Aug 10, 2006

In Cognito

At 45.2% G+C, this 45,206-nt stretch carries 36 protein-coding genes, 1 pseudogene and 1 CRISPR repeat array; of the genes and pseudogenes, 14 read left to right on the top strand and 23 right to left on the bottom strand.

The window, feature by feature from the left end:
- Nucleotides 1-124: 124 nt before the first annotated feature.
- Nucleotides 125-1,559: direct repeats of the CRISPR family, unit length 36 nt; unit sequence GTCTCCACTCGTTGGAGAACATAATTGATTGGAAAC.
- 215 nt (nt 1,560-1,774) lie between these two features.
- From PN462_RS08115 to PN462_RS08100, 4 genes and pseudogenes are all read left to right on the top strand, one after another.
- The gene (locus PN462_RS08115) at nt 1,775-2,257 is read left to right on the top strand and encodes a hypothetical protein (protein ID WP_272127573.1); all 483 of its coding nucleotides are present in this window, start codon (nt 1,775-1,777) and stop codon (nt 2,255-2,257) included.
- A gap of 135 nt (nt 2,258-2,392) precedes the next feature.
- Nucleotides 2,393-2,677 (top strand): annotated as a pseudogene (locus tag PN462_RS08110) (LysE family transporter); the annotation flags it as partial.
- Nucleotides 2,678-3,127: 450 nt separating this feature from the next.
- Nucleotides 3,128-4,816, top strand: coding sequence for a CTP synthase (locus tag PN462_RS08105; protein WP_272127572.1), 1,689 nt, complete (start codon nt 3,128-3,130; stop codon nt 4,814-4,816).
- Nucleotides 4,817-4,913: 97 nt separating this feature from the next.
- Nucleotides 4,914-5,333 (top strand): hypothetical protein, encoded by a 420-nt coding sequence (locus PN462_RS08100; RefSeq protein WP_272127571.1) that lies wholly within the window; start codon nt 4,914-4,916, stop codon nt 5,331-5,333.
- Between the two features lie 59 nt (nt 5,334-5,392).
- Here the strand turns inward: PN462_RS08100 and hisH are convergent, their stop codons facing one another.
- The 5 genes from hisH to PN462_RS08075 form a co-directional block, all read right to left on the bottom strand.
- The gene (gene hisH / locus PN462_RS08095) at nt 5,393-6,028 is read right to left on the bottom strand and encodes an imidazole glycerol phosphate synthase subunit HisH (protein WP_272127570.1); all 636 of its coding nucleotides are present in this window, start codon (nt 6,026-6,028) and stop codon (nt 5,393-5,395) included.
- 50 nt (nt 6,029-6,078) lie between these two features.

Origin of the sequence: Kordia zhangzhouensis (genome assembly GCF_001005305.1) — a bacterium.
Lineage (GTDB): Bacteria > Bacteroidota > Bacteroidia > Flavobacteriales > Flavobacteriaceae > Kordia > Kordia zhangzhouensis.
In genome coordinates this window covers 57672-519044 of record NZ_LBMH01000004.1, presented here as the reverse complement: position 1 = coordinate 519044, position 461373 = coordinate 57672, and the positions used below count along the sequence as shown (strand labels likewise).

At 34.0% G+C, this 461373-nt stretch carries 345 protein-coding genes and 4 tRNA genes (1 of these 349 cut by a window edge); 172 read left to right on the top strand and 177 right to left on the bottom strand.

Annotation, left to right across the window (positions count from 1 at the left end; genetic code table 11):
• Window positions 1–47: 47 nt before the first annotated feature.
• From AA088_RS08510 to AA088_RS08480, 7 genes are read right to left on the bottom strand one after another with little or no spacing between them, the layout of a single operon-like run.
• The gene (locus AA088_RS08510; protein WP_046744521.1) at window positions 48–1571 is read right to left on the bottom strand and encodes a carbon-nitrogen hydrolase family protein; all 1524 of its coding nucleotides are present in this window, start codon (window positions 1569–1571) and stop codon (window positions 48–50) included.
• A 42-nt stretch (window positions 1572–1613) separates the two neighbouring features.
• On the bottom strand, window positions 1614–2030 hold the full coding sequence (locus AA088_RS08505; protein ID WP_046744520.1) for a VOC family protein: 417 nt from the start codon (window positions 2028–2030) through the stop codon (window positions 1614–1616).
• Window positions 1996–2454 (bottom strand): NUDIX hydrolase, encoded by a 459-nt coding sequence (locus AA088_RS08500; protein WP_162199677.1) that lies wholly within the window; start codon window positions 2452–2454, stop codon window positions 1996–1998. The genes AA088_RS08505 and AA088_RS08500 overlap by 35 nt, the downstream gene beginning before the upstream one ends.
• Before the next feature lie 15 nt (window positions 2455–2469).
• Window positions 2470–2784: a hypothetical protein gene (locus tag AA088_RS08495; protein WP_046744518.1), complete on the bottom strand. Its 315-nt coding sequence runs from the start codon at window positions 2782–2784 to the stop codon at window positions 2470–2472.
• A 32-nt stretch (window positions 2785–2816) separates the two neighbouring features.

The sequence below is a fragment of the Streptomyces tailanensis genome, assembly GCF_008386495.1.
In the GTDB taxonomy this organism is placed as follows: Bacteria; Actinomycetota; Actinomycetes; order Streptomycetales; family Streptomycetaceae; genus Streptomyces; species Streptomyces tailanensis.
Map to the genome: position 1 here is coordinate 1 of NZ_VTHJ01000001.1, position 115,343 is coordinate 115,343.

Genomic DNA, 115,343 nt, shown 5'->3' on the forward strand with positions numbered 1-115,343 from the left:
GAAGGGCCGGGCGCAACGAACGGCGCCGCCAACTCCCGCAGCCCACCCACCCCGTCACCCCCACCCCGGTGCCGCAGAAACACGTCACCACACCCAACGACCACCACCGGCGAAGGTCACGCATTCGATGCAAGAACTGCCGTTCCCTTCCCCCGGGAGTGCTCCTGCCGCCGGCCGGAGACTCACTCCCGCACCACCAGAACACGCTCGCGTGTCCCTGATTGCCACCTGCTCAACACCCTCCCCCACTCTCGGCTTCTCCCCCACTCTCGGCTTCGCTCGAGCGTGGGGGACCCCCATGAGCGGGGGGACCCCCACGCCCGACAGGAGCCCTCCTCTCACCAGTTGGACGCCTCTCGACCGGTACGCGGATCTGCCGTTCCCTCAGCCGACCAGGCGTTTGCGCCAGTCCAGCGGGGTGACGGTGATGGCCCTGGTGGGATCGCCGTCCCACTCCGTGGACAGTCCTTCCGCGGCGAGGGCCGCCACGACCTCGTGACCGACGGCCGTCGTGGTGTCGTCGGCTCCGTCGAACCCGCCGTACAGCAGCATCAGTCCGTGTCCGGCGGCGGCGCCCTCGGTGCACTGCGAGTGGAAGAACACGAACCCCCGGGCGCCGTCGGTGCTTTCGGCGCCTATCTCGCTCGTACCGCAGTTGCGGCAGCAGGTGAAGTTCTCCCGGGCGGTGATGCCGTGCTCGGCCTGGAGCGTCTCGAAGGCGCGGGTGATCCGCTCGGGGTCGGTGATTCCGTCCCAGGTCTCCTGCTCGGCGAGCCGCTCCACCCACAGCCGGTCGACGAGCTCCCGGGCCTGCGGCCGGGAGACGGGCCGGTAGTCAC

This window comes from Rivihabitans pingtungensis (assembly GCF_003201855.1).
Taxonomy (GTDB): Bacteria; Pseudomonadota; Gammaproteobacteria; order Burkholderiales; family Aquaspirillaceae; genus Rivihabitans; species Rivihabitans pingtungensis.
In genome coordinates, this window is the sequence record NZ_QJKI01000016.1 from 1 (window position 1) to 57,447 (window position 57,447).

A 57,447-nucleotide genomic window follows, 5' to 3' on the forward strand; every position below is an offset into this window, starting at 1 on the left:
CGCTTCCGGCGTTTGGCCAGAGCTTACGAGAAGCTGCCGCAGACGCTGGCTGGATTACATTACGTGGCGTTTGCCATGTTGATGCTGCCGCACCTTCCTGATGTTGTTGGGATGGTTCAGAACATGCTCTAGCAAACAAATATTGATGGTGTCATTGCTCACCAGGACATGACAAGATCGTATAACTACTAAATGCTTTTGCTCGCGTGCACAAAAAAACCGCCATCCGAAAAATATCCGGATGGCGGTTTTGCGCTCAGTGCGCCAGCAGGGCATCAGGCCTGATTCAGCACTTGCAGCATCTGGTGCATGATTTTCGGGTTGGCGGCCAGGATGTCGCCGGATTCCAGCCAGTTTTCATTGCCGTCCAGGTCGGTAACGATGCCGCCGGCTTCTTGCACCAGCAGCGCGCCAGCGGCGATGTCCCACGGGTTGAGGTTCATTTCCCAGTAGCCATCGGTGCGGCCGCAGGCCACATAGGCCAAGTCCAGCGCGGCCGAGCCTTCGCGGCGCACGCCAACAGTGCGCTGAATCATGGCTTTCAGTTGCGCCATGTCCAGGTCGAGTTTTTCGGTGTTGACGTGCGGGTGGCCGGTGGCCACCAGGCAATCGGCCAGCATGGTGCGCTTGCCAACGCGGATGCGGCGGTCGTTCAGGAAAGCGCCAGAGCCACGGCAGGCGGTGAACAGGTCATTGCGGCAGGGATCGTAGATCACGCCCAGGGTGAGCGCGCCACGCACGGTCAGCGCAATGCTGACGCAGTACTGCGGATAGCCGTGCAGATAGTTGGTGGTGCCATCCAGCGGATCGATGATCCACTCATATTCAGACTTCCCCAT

I sometimes do art workshops with adults with mental health problems and learning disabilities. In my experience, more often than not these are apathetic processes, or else barely tolerable diversions of anti-catharsis. But I was struck dumb recently when a participant explained an otherwise unremarkable acrylic painting. He gestured across the canvas with a complete conviction that every notion featured or memory depicted existed in the same space and with the same treatment; an equility of time and consideration. Whatever allowed his clarity, be it nievity or a lack of exposure, it enabled him a confidence and a pragmatism of paradoxical sophistication. He is not inclined to paint unless really encouraged and holds no regard for his 'pictures'. The finished pieces are of little interest but there is a lot to be admired in his working process and manner of sorting ideas and placing images. For me at least, and perhaps for him too because he enjoyed my praise and the sense that he had pleased me. The experience reminded me of some of the definitions of outsider art that I have come across over the years. The term ‘L’Art Brut’ - literally ‘raw art’ – was coined by the French painter Jean Dubuffet. ‘Art does not lie down on the bed that is made for it’, Dubuffet said, ‘It runs away as soon as one says its name: it loves to be incognito. Its best moments are when it forgets what it is called’.

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